6 Ways You Can Show Up For & Support Black Trans Lives

Maggie Griswold
6 Ways You Can Show Up For & Support Black Trans Lives
Photo: Stanton Sharpe/SOPA Images/Shutterstock.

When we say that Black lives matter, it’s not an exclusive statement. Each and every Black life matters—full stop. This includes all gender identities and sexualities, which is why the violence facing the Black transgender community is especially heartbreaking. As we mourn, though, it’s important to also take the time to learn how to support Black trans lives that are at stake. There are plenty of ways we all can show up for the Black trans community—whether you have money to donate or time to give. All Black lives matter, and it’s time we start acting like it.

In early June 2020, two Black transgender women, Dominque “Rem’mie” Fells and Riah Milton were killed within a 24 hour period. These tragedies came soon after Tony McDade, a Black transgender man, was shot and killed by police and Nina Pop, a Black transgender woman, was stabbed to death. It goes without saying that these acts of violence—especially in such a short timeframe—are reprehensible. Our society must do better to protect Black trans lives—and that includes each and every one of us supporting the community in some way.

Below, you’ll find different ways you can help show up for the Black trans community. Whether you have money you can donate to an organization that supports Black trans lives or time to spend protesting during a march, there is at least one way you can do your part to help eradicate the violence inflicted on Black trans lives. Use your voice, your money and your privilege to lift up those who are in danger.

 

1. Donate

One of the most effective ways to show up for the Black trans community is through donations. Put your money where your mouth is and support organizations working hard to support Black trans folks. You can donate to organizations like Solutions Not Punishment Collaborative (an Atlanta-based organization fighting for abolition), Marsha P. Johnson Institute (an organization that protects the rights of Black trans people), The Okra Project which works to give meals and resources to the Black trans community), For the Gworls (a group that raises money to pay for Black trans people’s rent and gender-affirming surgeries), G.L.I.T.S. (an organization that provides care and resources to the trans community) and so many more. Do your research and give some monetary support to this community.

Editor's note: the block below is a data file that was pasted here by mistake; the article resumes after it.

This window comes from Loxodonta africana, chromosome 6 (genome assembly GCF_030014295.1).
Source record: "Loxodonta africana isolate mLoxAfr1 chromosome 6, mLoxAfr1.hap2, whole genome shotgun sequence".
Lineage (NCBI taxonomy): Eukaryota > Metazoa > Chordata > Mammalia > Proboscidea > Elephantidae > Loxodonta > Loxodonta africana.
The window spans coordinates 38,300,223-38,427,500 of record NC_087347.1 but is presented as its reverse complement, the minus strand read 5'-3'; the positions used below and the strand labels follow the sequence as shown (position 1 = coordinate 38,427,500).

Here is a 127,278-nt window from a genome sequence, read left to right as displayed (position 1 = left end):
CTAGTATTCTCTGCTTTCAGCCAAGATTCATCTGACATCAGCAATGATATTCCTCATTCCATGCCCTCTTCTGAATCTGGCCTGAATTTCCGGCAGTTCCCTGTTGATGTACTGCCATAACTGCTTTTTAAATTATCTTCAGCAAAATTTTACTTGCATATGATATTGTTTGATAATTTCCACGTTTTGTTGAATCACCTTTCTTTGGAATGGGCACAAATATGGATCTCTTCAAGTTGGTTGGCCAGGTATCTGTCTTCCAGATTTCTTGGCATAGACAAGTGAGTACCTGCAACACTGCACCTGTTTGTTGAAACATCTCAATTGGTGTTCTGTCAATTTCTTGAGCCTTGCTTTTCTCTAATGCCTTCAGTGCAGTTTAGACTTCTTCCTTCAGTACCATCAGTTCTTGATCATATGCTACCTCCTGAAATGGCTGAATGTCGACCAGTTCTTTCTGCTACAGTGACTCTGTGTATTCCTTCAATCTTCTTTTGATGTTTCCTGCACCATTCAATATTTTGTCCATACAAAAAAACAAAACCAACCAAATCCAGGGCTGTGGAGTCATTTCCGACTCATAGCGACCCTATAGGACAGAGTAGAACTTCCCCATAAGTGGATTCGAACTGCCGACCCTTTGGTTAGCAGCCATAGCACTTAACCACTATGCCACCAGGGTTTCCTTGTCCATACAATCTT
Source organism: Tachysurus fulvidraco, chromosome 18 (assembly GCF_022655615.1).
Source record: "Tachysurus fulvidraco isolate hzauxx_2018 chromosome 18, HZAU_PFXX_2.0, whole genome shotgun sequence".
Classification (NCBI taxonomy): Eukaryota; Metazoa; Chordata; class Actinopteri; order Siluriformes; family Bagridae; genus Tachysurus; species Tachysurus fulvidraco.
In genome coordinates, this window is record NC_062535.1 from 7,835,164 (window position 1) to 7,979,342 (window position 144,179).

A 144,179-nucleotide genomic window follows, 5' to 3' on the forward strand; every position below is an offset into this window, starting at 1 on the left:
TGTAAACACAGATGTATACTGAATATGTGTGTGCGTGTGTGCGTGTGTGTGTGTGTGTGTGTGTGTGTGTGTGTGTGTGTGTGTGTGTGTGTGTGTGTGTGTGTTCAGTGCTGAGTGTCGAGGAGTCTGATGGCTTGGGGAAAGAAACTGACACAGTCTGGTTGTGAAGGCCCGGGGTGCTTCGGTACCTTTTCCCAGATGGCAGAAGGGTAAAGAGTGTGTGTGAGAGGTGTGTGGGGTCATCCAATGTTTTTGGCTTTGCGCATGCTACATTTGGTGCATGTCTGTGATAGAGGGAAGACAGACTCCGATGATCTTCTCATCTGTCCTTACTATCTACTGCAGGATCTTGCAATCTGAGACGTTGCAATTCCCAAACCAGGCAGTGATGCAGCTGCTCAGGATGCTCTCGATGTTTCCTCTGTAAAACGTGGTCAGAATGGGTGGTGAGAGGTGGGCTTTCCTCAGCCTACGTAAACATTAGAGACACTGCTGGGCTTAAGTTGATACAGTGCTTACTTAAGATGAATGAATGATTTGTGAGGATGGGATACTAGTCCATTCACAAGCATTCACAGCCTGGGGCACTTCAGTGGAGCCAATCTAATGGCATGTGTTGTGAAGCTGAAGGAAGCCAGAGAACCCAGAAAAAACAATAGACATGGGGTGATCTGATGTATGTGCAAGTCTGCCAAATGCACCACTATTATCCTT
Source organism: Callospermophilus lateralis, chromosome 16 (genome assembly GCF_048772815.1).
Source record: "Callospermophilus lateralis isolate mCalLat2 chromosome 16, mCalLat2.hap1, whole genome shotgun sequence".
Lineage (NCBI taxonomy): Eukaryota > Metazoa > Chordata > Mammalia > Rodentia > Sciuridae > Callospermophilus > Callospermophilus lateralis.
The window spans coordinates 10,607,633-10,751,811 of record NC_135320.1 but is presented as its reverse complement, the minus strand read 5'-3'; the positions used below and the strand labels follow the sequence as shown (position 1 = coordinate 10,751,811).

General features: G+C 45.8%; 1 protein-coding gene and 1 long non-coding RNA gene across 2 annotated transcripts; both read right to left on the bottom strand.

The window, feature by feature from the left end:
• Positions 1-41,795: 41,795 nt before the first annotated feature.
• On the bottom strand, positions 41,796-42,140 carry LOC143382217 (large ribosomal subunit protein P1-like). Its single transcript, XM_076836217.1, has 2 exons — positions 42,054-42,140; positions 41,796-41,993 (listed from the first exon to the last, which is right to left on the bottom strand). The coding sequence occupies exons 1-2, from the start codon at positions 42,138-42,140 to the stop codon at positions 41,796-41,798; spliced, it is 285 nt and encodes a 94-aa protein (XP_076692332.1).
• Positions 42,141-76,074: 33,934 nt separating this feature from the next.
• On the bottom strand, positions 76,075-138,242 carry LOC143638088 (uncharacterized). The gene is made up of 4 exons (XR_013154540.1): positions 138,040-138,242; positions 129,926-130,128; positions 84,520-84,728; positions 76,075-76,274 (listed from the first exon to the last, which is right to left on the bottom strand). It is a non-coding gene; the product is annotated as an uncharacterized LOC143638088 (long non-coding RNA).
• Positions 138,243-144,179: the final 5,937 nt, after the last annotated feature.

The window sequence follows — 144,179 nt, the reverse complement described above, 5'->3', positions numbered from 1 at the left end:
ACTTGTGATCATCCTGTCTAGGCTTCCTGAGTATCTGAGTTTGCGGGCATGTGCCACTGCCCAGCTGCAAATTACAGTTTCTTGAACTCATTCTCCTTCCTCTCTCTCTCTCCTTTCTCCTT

2. Sign Petitions

If you’ve already donated and want to do more—or you’re short on money, but want to help in other ways—take some time to show your support by signing petitions. You can sign this petition to demand justice for Tony McDade. And support those fighting for justice for Titi “Tete” Gulley (a Black trans woman who was found hanging in Oregon), as well.

 

3. Get Out & March

If you’re able, take the time to get out and protest. Make a sign, protect POC if you’re white or white-passing and let your voice be heard. When thousands of people around the country in dozens of different cities are all protesting the same thing, it makes our cry for justice that much louder. Keep an eye out on social media for protests and marches in your local area—but remember to stay safe, keep your phone location services off and try to avoid posting photos of strangers’ faces to social media without their consent. If crowds and marches make you anxious or you’d rather just stay on the sidelines, though, you can still show protestors your support by handing out water, snacks and other supplies to them as they pass by.

 

4. Know The Facts

According to the Human Rights Campaign (HRC), at least 27 transgender or gender non-conforming people died due to violence in 2019—and the majority of these were Black trans women. Already in June 2020, at least 15 transgender or gender non-conforming people have died. It’s likely more, as many of these deaths go unreported by the media. Understanding the numbers—and continuing to educate yourself on the violence the Black trans community is often subjected to—can help us have hard conversations with loved ones and those who might not see this information on social media or on the news. Equip yourself with the facts so that you can advocate for those who need support.

 

5. Follow Black Trans Creators & Influencers

Not only should you follow these Black trans creators and influencers on social media, but listen to what they have to say. If they own a business, support it. If they make videos, watch them. Lift up Black trans influencers like Zaya Wade and and Shea Diamond. Search Instagram tags, use Google—whatever you have to do to find, follow and support these Black trans voices to which we should all be listening.

 

6. Don’t Stop Saying Their Names

It’s easy to get lost in the moment—especially in this political climate. But don’t let the names of these victims of hatred and violence ever go silent. Keep saying their names. Share their stories. Support the battles for justice for each and every Black trans life lost. Protect your Black trans friends and show them you’re willing to do whatever it takes to ensure they feel safe. We’ve got a long way to go, but we encourage you to not give up until all Black lives matter.

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